Ecuadorian soursop finalizing U.S. admission

Ecuadorian soursop finalizing U.S. admission

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Ecuadorian soursop finalizing U.S. admission

Ecuadorian and U.S. officials are meeting today (June 14) in Washington, DC. to discuss final phytosanitary protocols to grant admission for Ecuadorian organic soursop into the U.S.

This comes after over ten years of work, with the South American sector betting on the U.S. to increase global consumption.

Patricio Almeida, executive director of Ecuador's Agrocalidad, is set to meet with the USDA’s  Animal and Plant Health Inspection Service (APHIS)  to explore preventive measures to effectively manage pest and disease risks without negatively affecting the fruit’s organic certification.

According to Agrocalidad members, the measures initially proposed by APHIS to allow the fruit to enter the country include irradiation and treatment with synthetic chemicals such as fungicides.

However, this course of action was initially rejected by the Ecuadorian Association of Organic Soursop Producers (ASOGUANABANA), since it wouldn’t allow for the product to be certified as organic.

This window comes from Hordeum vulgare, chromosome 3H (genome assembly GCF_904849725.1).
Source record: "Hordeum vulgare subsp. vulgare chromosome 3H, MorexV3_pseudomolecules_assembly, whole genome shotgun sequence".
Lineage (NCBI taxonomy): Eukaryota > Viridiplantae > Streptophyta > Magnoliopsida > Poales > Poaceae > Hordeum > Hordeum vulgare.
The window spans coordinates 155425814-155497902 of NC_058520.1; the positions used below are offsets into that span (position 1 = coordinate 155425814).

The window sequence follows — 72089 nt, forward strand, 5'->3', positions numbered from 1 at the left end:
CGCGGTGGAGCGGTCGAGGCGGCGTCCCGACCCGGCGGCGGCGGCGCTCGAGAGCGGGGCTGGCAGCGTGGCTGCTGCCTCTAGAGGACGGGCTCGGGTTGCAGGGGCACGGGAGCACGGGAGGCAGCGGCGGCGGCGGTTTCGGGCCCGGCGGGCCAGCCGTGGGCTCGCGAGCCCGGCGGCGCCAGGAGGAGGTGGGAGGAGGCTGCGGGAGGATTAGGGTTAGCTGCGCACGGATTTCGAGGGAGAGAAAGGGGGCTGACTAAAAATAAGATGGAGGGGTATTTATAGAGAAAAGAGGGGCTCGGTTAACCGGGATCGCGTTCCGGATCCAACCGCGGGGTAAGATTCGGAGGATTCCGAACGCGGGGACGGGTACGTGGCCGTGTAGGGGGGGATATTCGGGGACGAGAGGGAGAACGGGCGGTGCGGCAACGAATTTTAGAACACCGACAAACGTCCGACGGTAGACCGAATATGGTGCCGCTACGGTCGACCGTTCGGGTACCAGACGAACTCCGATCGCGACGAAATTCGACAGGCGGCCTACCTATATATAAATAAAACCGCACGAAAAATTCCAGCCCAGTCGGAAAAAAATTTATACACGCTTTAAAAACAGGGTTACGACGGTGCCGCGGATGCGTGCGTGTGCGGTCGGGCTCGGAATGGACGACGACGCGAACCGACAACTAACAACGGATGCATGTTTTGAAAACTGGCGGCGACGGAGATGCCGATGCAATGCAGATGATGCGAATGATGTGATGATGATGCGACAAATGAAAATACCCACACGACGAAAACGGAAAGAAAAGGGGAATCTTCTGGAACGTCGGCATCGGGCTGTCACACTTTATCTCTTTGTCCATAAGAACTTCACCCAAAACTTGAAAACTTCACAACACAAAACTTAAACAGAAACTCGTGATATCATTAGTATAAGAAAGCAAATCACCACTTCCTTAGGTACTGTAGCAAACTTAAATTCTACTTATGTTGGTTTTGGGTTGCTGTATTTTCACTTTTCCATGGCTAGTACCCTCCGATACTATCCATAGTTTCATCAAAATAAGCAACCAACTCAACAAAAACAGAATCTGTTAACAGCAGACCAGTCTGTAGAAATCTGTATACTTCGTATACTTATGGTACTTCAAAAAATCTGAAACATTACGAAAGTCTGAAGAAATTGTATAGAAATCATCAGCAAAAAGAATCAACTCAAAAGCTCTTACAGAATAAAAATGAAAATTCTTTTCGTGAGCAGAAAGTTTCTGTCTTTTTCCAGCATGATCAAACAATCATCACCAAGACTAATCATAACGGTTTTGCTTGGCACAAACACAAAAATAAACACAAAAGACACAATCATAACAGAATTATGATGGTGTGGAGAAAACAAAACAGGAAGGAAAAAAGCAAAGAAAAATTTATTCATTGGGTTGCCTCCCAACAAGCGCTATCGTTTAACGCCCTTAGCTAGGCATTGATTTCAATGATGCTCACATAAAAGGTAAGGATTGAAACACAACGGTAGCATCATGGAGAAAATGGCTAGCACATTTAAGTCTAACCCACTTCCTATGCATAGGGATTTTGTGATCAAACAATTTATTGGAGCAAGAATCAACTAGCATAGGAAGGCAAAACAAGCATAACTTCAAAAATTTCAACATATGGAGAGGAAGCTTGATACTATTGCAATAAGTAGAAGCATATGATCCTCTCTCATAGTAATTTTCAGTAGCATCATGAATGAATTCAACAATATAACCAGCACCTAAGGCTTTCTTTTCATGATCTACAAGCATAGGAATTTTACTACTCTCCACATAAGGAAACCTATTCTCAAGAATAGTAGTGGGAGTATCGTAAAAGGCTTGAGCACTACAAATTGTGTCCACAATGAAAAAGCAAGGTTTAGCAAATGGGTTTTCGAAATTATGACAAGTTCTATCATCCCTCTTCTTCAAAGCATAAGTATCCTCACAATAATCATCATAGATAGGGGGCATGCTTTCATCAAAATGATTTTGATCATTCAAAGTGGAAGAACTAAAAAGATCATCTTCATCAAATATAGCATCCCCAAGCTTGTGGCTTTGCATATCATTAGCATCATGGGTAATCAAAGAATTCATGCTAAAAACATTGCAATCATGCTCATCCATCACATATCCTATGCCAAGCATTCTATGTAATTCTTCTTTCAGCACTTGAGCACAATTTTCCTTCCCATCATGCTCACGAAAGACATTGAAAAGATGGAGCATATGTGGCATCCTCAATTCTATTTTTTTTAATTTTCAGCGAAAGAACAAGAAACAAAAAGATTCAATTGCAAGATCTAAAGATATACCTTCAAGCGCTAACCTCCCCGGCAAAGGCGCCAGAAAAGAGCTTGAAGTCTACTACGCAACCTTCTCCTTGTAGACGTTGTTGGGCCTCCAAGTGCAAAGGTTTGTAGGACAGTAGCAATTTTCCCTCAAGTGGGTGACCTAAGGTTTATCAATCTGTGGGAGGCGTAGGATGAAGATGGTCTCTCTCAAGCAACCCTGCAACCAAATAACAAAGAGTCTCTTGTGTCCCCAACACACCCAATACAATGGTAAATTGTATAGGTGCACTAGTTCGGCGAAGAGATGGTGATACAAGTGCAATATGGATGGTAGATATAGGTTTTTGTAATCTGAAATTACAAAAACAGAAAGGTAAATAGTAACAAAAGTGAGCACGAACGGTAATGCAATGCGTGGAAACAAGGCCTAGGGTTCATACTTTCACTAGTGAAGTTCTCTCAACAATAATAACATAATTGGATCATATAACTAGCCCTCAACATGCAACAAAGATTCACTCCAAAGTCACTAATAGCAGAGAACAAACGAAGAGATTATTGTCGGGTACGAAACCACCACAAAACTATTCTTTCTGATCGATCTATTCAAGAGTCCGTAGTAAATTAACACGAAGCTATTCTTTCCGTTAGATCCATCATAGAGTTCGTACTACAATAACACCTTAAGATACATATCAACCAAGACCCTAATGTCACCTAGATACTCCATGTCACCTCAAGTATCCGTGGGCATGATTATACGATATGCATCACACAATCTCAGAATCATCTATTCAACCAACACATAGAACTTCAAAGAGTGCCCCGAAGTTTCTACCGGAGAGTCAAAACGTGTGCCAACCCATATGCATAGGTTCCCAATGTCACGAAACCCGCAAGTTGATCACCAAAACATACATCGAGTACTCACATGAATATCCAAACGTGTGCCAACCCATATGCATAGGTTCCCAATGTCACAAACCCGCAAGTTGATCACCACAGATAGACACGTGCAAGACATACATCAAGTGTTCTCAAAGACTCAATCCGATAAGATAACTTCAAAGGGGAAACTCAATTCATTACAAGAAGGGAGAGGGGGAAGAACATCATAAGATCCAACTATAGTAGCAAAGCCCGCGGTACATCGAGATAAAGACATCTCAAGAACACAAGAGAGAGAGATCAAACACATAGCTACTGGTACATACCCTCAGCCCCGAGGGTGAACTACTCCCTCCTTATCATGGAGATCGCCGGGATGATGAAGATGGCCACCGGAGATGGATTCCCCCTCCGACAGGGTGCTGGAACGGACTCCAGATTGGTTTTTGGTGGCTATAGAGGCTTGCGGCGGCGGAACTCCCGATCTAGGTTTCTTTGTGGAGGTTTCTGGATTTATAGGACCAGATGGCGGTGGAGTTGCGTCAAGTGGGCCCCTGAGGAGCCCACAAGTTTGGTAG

Related articles: Ecuadorian soursop industry betting on the U.S. market to increase global consumption

“We are confident that the efforts made by Agrocalidad and the support provided by the Ecuadorian Embassy in the U.S. will allow us to receive positive news from the delegation traveling to Washington today,” said ASOGUANABANA President Daniel Ortega.

Ivonne A-Baki, Ecuadorian Ambassador to the United States, told that despite not yet being very popular among U.S. consumers, the fruit possesses many interesting qualities and health benefits.

“Soursop is one of the 10 products that Ecuador has prioritized for entry into the U.S. market, once all the corresponding regulatory requirements have been met," A-Baki said.

In 2018, Ecuador began exporting soursop powder into the U.S., and has since created great expectations that fresh and organic fruit can also be exported in the short or medium term.

Ecuador currently has about 5,000 acres destined for soursop cultivation, with 5% of that being for  organic production. .

Another 500 acres  are transitioning to conform with European Union organic farming regulations.

“In addition to soursop, we have other products that are also in the process of being regulated for entry by the U.S. health authority, such as avocado, passion fruit, grapes, grapefruit and mango, which also represent great opportunities for the growth of the exporting sectors of these products, generating more employment and development for our country," A-Baki added.

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